Just a bit about my background: I grew up in Haifa, the northern capital of Israel, in a mixed Jewish – Arab Neighborhood called "Halisa", to a small happy Greek family.
Both my parents came from Greece, so Greek is my mother tongue. I grew up on Greek food and music. Our synagogue was Sephardic, and my kindergarten was Chabad.
MY parents sent me to study at the Hebrew Reali School, for which I am very grateful.
I served In the IDF for three mandatory years as a tank commander, and then for 20 more years in the reserves. I was in the second Lebanon war (2006) and in the Protective Shield Operation (2003). I developed a deep appreciation for life, which is so precious and fragile, as well as a commitment to peace and to pursuing a meaningful life.
I studied Computer Science (BSc) and Philosophy (MA) at Haifa University, and have an MBA from the Technion. I also earned an MA in Jewish studies from the Schechter Institute of Jewish Studies.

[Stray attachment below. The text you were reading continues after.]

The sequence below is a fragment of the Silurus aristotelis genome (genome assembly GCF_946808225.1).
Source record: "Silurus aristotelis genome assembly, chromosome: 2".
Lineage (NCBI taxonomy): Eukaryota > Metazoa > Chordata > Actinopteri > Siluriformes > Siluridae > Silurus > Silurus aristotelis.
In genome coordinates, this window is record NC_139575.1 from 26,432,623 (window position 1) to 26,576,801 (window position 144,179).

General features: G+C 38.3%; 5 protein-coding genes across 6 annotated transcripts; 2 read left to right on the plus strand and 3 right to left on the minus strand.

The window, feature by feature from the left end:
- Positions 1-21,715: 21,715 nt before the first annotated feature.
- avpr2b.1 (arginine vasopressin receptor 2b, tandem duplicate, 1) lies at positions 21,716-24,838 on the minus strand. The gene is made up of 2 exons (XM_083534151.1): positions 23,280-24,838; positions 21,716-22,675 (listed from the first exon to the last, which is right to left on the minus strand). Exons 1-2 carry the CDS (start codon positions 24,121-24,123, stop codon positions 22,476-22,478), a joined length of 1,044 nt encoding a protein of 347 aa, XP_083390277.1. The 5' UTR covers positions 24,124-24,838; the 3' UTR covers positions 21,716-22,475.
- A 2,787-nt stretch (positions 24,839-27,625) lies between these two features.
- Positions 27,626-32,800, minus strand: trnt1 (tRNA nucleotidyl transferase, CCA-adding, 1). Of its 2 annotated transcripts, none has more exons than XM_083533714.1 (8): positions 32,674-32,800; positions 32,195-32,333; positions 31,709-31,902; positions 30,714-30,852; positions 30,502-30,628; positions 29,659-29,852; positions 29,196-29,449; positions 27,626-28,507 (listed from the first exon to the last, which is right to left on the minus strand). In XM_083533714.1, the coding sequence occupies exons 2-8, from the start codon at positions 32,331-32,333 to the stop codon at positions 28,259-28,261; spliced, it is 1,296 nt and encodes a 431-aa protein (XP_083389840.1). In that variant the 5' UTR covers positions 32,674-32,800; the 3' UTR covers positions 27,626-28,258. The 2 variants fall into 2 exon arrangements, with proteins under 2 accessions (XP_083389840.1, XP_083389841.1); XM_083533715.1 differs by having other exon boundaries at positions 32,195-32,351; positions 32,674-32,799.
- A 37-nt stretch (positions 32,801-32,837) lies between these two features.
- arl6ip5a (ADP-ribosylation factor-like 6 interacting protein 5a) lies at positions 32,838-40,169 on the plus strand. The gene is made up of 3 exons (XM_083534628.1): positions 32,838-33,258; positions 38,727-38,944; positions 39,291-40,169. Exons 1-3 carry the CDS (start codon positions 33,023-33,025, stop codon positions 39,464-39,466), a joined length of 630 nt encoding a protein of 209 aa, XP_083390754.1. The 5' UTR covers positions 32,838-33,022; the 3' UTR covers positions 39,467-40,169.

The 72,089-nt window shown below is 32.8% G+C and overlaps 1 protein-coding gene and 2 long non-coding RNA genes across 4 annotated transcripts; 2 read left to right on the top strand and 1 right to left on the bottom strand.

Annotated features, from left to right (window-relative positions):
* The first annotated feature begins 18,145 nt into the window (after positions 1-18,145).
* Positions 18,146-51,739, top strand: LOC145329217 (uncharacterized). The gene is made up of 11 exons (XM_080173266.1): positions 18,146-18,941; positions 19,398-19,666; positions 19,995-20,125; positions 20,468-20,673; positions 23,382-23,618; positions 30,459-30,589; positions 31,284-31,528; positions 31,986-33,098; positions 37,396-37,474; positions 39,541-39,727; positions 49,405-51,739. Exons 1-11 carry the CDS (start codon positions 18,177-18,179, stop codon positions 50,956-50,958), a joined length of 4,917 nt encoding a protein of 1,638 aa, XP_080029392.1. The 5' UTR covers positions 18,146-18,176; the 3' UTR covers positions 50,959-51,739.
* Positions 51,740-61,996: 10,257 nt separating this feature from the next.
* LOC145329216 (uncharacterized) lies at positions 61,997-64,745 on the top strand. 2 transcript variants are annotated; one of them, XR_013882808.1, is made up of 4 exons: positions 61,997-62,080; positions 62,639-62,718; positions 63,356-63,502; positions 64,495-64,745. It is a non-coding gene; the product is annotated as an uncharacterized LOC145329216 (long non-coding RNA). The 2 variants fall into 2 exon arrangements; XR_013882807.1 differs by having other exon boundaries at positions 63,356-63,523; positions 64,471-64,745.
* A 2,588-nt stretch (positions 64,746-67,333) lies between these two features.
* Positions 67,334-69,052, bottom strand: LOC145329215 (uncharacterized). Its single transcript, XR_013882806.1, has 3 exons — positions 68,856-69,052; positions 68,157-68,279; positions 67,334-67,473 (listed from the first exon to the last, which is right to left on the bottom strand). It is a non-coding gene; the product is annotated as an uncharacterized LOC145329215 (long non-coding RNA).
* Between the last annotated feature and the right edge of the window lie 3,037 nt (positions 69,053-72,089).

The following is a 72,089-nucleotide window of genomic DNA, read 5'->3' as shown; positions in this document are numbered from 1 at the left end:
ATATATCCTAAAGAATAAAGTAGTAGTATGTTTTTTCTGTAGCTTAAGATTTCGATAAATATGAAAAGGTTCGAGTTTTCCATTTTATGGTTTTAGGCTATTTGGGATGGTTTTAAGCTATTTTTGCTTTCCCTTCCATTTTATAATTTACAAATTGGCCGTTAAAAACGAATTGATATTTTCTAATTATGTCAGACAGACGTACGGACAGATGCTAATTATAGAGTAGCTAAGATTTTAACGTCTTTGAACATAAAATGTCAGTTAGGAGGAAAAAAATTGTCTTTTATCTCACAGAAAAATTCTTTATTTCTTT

I worked as a programmer and team leader in a big software corporation, and for a short time, as a founding CEO of a small software cooperative.
I was privileged to take part in leading the 2011 social justice tent protests in Haifa and Northern Israel, restart the 2013 public effort to clean the Haifa Bay area from polluting industries and I helped organize a Haredi Shochatim workers’ union. In 2016 I decided to follow my dream to become a rabbi and enrolled at the Schechter Rabbinical Seminary. While studying there, I spent 2 years as a rabbinical intern at Congregation Magen Avraham.
Coming back here as a young Rabbi feels natural, though I find the post- Corona community somewhat different.
Coming from Greek Romaniot and Sepharadi origins I can appreciate the diversity and richness of the Jewish world and its traditions. I believe that celebrating this diversity in our synagogues and communities is the key for building a more tolerant and healthy Israeli society. The post- Corona move back to communities and social life can be a good opportunity for renewal. I look forward to the challenge.